Friday, October 4, 2013

Do we really need to read text messages while riding underground the city?

I'd bet that when the subway tunnels were built in the early 1940s, no one thought they'd ever have to be upgraded for an improved communications network. You want to talk to someone? Use a payphone! Photograph provided by CTA Historical Photo Connection
Perhaps this is a generational issue, and I’m just on the wrong side of the equation. This definitely is a move being contemplated by the Chicago Transit Authority for people not like me in mind.

But I can’t really comprehend the need for an upgrade of the underground wireless network that currently exists in the tunnels that are used by elevated trains for those moments when the track drops down from being an “el” to being a “subway.”

THE CHICAGO TRIBUNE reported Thursday that CTA officials are seeking bids from telecommunications companies to see who could install an improved system the cheapest in the 12 miles of track that run as subway along the Red and Blue lines.

It seems that the current system that has been in place in recent years merely allows for someone to use their cellular telephone or smartphone while underground to actually make a telephone call.

For sending text messages or trying to read something off the Internet, it just isn’t capable of handling such tasks.

Which means people who are in the process of transporting themselves via the “el” from one point to another have to actually wait until the train pops out of the portions where it is subway.

OR, A MORE radical thought; they have to wait until they actually get to their destination and leave the underground stations before they have full access to the many services a smartphone can offer – but which all too often are wasted on such trivial tasks.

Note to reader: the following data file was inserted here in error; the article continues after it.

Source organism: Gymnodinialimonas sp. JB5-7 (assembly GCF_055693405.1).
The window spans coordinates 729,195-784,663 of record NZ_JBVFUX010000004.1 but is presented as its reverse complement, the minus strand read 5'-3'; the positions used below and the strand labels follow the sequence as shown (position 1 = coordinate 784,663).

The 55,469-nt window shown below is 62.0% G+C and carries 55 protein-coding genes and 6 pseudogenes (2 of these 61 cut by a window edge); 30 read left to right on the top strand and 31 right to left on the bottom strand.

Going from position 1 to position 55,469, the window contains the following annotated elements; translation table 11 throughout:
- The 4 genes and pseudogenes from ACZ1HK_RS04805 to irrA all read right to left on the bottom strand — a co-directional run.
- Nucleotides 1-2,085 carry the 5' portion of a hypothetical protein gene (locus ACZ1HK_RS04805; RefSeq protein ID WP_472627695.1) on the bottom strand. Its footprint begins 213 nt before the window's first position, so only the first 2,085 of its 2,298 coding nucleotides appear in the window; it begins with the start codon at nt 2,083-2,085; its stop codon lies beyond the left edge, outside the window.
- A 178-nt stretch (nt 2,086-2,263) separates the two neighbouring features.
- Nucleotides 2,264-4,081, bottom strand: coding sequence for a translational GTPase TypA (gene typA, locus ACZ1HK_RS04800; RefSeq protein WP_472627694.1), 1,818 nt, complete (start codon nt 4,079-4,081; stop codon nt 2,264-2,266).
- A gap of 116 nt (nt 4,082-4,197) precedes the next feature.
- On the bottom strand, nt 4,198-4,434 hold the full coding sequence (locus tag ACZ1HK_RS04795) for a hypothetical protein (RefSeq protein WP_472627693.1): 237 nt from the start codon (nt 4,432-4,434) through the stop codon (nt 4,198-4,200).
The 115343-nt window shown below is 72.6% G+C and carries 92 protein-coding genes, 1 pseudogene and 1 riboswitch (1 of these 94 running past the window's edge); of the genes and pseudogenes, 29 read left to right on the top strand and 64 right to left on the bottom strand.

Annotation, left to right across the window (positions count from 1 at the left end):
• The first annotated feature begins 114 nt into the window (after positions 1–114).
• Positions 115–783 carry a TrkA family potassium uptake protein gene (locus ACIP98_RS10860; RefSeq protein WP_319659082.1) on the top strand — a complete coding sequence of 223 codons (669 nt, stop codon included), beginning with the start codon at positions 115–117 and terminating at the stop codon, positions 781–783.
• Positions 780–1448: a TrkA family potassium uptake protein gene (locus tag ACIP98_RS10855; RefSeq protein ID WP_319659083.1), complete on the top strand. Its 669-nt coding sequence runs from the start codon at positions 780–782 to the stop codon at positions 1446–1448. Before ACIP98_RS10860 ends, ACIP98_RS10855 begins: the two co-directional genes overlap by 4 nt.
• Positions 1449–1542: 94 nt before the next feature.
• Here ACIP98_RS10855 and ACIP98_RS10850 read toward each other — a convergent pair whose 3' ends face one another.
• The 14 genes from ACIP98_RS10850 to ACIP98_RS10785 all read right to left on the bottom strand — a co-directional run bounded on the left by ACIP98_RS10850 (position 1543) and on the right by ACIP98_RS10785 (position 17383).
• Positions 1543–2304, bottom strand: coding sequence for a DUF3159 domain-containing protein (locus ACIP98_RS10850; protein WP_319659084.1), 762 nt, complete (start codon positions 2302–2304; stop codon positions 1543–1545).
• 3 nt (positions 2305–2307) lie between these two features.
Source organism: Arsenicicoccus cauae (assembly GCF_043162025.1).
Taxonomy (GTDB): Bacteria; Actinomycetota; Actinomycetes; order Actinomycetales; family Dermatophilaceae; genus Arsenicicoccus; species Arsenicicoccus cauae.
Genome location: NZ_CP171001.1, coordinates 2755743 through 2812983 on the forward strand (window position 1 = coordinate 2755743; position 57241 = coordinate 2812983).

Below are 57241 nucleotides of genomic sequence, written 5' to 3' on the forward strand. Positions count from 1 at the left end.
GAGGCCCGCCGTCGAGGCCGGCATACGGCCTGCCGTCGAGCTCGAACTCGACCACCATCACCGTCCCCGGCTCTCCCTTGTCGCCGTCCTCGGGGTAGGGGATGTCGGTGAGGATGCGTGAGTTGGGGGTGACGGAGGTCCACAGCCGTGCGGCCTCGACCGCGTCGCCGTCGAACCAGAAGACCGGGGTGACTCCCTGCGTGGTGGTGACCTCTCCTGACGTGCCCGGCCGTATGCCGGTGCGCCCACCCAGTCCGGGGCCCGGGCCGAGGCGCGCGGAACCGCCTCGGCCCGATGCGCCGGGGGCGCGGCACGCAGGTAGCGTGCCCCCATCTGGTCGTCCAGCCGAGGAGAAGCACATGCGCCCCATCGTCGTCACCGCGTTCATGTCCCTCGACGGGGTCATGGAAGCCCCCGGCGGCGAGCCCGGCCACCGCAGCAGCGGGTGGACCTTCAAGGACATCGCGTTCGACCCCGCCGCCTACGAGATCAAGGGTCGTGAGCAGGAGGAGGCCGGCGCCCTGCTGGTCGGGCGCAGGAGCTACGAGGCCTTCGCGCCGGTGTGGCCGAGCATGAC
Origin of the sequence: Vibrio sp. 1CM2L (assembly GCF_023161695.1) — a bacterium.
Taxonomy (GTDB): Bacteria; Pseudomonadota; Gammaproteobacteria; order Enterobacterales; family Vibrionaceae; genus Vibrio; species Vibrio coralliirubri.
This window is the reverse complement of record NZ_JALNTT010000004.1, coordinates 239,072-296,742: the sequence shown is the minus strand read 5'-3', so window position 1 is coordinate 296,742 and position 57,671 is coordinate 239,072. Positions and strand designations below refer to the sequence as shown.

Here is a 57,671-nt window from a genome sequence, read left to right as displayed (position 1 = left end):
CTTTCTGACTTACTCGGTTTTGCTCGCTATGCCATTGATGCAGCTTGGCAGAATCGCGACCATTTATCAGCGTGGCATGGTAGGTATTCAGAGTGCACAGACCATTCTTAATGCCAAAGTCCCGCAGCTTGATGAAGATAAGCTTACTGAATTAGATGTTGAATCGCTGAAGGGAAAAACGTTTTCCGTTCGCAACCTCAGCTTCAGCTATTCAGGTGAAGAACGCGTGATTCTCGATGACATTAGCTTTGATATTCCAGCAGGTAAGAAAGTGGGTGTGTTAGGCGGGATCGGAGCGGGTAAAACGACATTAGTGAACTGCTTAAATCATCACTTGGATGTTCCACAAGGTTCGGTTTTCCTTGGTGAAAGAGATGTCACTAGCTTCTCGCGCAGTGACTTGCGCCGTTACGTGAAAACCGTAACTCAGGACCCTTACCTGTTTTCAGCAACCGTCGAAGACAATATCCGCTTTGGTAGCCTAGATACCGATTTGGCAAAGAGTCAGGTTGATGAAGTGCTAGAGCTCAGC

CTA officials told the Tribune that people riding an “el” train during its moments of being a subway to refresh Facebook feeds or watch podcasts.

Personally, in those moments when I ride underground on the “el,” I’m more focused on paying attention to the people who happen to be surrounding me on the train. I’d think paying too much attention to one’s little device would be a sure-fire way of making myself a target for someone who might have “robbery” on their mind.

At the very least, I’d think it would be advertising myself as someone who has a smartphone worth stealing. I’d feel more secure reaching into my wallet and waving around whatever dollar bills I happened to have in my possession at that given moment.

EVEN IF THAT weren’t the case, I can’t help but wonder what could be so important that it couldn’t wait a few minutes (because most of the “el” system is above ground, which is why we call it the “el” even when it is underground)!

There are times when I think some of my Facebook friends do little more than put narcissistic thoughts about themselves out there for all to see – although I’m sure some of them probably think I’m posting dreary, dull stuff.

Or maybe they think I’m as full of myself as I think they are of themselves.

The point being that maybe we’d all be a bit better off if there were moments when we weren’t fully accessible at all seconds of the day.

GUESS WHAT? IF you had to wait a few minutes before you could read this particular commentary, it wouldn’t change the overall stance. The point being made would remain the same!

But it seems this is the direction the CTA is headed. The Tribune reported that officials hope to have an improved system in place by next summer.

Although I should admit one potential plus to this trend – the fact that the last time I rode a subway/el (Saturday, I used a train/bus combination to get to the Criminal Courts building and back for the duties I do for a suburban daily newspaper) there were no newspapers or other paper scattered around the train cars.

I’m just not sure that litter-free railcars justify the cost of a communications upgrade.


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